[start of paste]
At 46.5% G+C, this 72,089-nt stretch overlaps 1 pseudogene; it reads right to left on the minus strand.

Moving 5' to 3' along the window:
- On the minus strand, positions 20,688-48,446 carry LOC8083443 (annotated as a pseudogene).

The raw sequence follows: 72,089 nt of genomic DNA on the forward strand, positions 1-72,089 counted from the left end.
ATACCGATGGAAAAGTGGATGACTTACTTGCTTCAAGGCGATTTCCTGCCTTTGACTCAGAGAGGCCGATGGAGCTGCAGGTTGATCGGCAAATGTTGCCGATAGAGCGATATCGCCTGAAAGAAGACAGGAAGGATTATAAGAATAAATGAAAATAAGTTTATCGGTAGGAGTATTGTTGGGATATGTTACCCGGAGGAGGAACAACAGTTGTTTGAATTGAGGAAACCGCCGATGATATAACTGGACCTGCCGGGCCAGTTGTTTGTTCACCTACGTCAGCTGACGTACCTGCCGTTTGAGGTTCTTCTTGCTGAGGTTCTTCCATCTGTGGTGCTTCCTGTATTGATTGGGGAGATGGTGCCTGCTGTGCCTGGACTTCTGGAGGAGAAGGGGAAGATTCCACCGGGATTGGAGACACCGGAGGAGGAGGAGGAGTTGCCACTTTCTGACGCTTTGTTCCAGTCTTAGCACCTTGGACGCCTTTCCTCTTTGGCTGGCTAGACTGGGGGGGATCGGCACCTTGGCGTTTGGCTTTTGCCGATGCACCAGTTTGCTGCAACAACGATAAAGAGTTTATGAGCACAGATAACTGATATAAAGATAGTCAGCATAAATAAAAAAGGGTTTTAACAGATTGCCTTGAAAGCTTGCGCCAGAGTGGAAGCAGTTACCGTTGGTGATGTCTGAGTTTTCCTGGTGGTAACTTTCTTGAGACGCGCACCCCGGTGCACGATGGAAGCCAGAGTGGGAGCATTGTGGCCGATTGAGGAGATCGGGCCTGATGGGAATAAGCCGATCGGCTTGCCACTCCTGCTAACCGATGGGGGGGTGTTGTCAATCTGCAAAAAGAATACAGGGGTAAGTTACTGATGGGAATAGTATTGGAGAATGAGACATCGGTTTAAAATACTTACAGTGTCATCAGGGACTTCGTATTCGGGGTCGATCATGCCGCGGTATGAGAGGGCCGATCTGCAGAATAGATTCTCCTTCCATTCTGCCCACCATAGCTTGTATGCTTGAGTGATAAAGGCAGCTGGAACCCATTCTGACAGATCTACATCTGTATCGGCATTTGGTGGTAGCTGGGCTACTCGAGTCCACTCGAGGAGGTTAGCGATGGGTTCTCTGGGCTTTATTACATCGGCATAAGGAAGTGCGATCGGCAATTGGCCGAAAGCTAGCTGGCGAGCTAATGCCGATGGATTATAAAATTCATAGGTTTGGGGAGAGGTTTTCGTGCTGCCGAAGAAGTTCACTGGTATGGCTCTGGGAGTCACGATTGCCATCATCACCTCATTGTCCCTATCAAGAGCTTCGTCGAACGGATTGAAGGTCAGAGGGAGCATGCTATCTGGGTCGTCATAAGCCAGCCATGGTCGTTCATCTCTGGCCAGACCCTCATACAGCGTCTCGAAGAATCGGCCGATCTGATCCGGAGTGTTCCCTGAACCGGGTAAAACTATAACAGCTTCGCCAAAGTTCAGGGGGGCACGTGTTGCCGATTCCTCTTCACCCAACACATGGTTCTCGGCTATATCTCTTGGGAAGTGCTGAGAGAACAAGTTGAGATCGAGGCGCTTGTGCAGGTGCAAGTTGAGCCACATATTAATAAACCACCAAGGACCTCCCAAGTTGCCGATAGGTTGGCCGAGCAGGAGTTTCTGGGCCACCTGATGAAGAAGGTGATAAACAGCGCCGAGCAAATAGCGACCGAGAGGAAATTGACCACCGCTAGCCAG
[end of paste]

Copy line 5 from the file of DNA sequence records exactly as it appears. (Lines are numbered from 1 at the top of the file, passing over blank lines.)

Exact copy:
ATACCGATGGAAAAGTGGATGACTTACTTGCTTCAAGGCGATTTCCTGCCTTTGACTCAGAGAGGCCGATGGAGCTGCAGGTTGATCGGCAAATGTTGCCGATAGAGCGATATCGCCTGAAAGAAGACAGGAAGGATTATAAGAATAAATGAAAATAAGTTTATCGGTAGGAGTATTGTTGGGATATGTTACCCGGAGGAGGAACAACAGTTGTTTGAATTGAGGAAACCGCCGATGATATAACTGGACCTGCCGGGCCAGTTGTTTGTTCACCTACGTCAGCTGACGTACCTGCCGTTTGAGGTTCTTCTTGCTGAGGTTCTTCCATCTGTGGTGCTTCCTGTATTGATTGGGGAGATGGTGCCTGCTGTGCCTGGACTTCTGGAGGAGAAGGGGAAGATTCCACCGGGATTGGAGACACCGGAGGAGGAGGAGGAGTTGCCACTTTCTGACGCTTTGTTCCAGTCTTAGCACCTTGGACGCCTTTCCTCTTTGGCTGGCTAGACTGGGGGGGATCGGCACCTTGGCGTTTGGCTTTTGCCGATGCACCAGTTTGCTGCAACAACGATAAAGAGTTTATGAGCACAGATAACTGATATAAAGATAGTCAGCATAAATAAAAAAGGGTTTTAACAGATTGCCTTGAAAGCTTGCGCCAGAGTGGAAGCAGTTACCGTTGGTGATGTCTGAGTTTTCCTGGTGGTAACTTTCTTGAGACGCGCACCCCGGTGCACGATGGAAGCCAGAGTGGGAGCATTGTGGCCGATTGAGGAGATCGGGCCTGATGGGAATAAGCCGATCGGCTTGCCACTCCTGCTAACCGATGGGGGGGTGTTGTCAATCTGCAAAAAGAATACAGGGGTAAGTTACTGATGGGAATAGTATTGGAGAATGAGACATCGGTTTAAAATACTTACAGTGTCATCAGGGACTTCGTATTCGGGGTCGATCATGCCGCGGTATGAGAGGGCCGATCTGCAGAATAGATTCTCCTTCCATTCTGCCCACCATAGCTTGTATGCTTGAGTGATAAAGGCAGCTGGAACCCATTCTGACAGATCTACATCTGTATCGGCATTTGGTGGTAGCTGGGCTACTCGAGTCCACTCGAGGAGGTTAGCGATGGGTTCTCTGGGCTTTATTACATCGGCATAAGGAAGTGCGATCGGCAATTGGCCGAAAGCTAGCTGGCGAGCTAATGCCGATGGATTATAAAATTCATAGGTTTGGGGAGAGGTTTTCGTGCTGCCGAAGAAGTTCACTGGTATGGCTCTGGGAGTCACGATTGCCATCATCACCTCATTGTCCCTATCAAGAGCTTCGTCGAACGGATTGAAGGTCAGAGGGAGCATGCTATCTGGGTCGTCATAAGCCAGCCATGGTCGTTCATCTCTGGCCAGACCCTCATACAGCGTCTCGAAGAATCGGCCGATCTGATCCGGAGTGTTCCCTGAACCGGGTAAAACTATAACAGCTTCGCCAAAGTTCAGGGGGGCACGTGTTGCCGATTCCTCTTCACCCAACACATGGTTCTCGGCTATATCTCTTGGGAAGTGCTGAGAGAACAAGTTGAGATCGAGGCGCTTGTGCAGGTGCAAGTTGAGCCACATATTAATAAACCACCAAGGACCTCCCAAGTTGCCGATAGGTTGGCCGAGCAGGAGTTTCTGGGCCACCTGATGAAGAAGGTGATAAACAGCGCCGAGCAAATAGCGACCGAGAGGAAATTGACCACCGCTAGCCAG